Donnie Darko doesn't get along too well with his family, his teachers and his classmates; but he does manage to find a sympathetic friend in Gretchen, who agrees to date him. He has a compassionate psychiatrist, who discovers hypnosis is the means to unlock hidden secrets. His other companion may not be a true ally. Donnie has a friend named Frank - a large bunny which only Donnie can see. When an engine falls off a plane and destroys his bedroom, Donnie is not there. Both the event, and Donnie's escape, seem to have been caused by supernatural events. Donnie's mental illness, if such it is, may never allow him to find out for sure. Written by
Despite persistent rumors, Richard Kelly insists that none of the characters in this film are based upon USC teachers or students. See more »
During the Life Line activity in Mrs. Farmer's class, Cherita answers her question card by placing an "X" on the chalkboard. When Donnie is called next the "X" that Cherita placed on the board is barely visible, like it had been half-erased. See more »
"Proud to Be Loud" Performed by The Dead Green Mummies -- this song is actually performed by the band Pantera. (The Dead Green Mummies do not exist.) Pantera has all but disowned their first four albums, this song is track 5 on the fourth of those albums, "Power Metal." The band presumably did not want to be credited with the song (as they don't consider any of their pre-1990 material part of their discography) and made up the name The Dead Green Mummies. See more »
Putting together a jigsaw puzzle can be fun. And make no mistake, Donnie Darko is a puzzle of a film which asks the viewer to put the pieces together. But in the end there is frustration as you realize you were never going to be able to put it all together. There are pieces missing. So while the film, which is certainly captivating and thought-provoking, is often fascinating it ultimately is setting you up for a bit of disappointment. It's nice to have a film which makes you think, which makes you work to understand it. It's also fine to have a film which is open to interpretation. But if in the end you don't have all the information necessary to make a reasonable interpretation that is a problem. And that is the case here. What just happened here? Hard to say. The untidy ending doesn't completely ruin the film, this is still a film well worth seeing. But there's no denying that the ending is a bit of a letdown.
So who is Donnie Darko? He's a high school kid, a really smart guy. But he's got issues. Paranoid schizophrenia maybe, at least that's what his therapist thinks. He suffers from hallucinations, he sees things. And right now he's seeing a giant bunny rabbit named Frank. One night a jet engine crashes into Donnie's bedroom. But Donnie's not there because Frank has summoned him to a golf course where he tells Donnie that the world is going to end in 28 days. What is Donnie meant to do with this information? Is this schizophrenic teen supposed to somehow save the world? Oh by the way, that jet engine? The one that would have killed Donnie had a giant bunny rabbit not summoned him to a golf course in the middle of the night? Nobody knows where that engine came from. No airplane lost an engine. Well that's weird. Things are only going to get weirder but then again you probably already guessed that since the plot revolves around a giant bunny rabbit.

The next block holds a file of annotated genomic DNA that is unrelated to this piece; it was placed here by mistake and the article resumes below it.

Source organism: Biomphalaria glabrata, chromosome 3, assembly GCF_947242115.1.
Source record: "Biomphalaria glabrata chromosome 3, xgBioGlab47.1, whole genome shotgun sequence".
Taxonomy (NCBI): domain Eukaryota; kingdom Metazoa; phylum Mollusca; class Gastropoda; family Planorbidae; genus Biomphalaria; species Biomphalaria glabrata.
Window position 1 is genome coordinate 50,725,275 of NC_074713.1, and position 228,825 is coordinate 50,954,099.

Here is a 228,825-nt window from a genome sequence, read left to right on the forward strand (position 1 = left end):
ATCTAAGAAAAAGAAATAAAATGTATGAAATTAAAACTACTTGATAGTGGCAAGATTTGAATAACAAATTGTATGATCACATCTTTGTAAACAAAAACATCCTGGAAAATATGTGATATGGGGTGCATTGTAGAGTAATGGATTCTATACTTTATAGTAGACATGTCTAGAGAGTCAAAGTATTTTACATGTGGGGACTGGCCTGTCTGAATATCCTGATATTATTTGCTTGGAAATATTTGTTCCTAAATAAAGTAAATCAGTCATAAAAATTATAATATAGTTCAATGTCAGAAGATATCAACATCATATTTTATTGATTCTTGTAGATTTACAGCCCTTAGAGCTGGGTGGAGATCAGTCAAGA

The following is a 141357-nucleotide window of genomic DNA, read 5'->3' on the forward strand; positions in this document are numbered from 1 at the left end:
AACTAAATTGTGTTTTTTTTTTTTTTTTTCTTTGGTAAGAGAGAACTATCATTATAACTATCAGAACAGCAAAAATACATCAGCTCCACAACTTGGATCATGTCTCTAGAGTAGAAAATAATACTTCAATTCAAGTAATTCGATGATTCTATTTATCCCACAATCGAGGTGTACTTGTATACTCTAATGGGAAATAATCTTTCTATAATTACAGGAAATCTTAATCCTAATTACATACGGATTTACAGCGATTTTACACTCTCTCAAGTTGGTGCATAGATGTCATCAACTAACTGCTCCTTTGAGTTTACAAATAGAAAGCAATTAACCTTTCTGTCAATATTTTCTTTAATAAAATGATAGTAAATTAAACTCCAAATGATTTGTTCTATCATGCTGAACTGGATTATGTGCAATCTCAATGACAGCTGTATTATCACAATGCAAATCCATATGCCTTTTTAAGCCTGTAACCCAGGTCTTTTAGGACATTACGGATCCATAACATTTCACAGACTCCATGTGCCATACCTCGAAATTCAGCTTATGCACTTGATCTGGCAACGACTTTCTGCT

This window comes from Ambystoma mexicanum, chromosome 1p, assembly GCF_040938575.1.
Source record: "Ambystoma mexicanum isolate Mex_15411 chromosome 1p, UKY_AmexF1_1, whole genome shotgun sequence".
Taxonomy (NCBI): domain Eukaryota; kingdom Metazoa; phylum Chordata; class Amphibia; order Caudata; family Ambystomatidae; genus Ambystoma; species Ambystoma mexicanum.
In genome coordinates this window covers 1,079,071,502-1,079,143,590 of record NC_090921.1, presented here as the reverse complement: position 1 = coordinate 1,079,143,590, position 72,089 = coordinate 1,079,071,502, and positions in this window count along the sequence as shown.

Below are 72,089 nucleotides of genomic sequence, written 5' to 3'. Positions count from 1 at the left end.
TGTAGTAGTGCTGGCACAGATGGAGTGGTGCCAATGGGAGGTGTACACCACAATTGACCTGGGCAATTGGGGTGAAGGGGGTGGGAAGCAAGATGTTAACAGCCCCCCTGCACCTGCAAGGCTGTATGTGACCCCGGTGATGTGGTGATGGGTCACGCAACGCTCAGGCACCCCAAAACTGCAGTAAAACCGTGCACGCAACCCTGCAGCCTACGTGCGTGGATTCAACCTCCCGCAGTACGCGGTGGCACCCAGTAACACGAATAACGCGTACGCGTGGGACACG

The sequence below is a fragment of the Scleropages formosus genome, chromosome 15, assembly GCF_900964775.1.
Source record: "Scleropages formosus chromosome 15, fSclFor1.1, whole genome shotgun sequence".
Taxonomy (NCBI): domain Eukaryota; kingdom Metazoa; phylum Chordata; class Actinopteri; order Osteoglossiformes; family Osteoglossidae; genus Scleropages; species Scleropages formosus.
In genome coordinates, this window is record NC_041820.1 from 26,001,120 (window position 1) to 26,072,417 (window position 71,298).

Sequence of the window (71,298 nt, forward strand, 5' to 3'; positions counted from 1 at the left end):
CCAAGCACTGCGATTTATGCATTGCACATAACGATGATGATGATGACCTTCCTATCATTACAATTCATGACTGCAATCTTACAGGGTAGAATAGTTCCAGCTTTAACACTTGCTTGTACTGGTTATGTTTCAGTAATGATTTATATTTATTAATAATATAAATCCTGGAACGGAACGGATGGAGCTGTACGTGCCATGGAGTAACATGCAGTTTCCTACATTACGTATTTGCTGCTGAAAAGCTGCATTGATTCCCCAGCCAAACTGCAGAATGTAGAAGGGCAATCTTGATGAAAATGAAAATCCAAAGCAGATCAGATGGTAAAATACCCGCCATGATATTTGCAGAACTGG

So the clock ticks down toward the bunny-prophesied doomsday. Among other events Donnie gets himself a girlfriend, rebels against life lessons taught by a ludicrous self-help guru and discusses time travel with one of his teachers. Time travel? Is that what this film is actually about? Who knows. The film never comes close to fully explaining itself. But the film certainly holds your attention. You can't help but be intrigued. You expect that all the weirdness will ultimately pay itself off with some sort of brilliant finish. Sadly that is not the case. The ending, while admittedly powerful, only adds to the confusion. There is a director's cut which makes things a little clearer but in the original version you're left to figure everything out for yourself. And you don't have near enough information to be able to do that. Donnie Darko is a very compelling film. And it is performed wonderfully. Jake Gyllenhaal hits all the right notes in his portrayal of Donnie, a character who is just as confused as we are. And the supporting cast is by and large excellent as well. Whether it be big stars like Drew Barrymore and Patrick Swayze, or lesser-known performers who you've never heard of, everyone fits their role very well, contributing their solid piece to the puzzle. But that puzzle never does fully come together. And that ultimately makes Donnie Darko a somewhat frustrating film. There's so much good stuff here to recommend it. But there's also that little tinge of regret, a wish that perhaps the giant bunny rabbit could have told Donnie, and us, what the heck was going on.
10 of 10 people found this review helpful.
Was this review helpful to you?
| Report this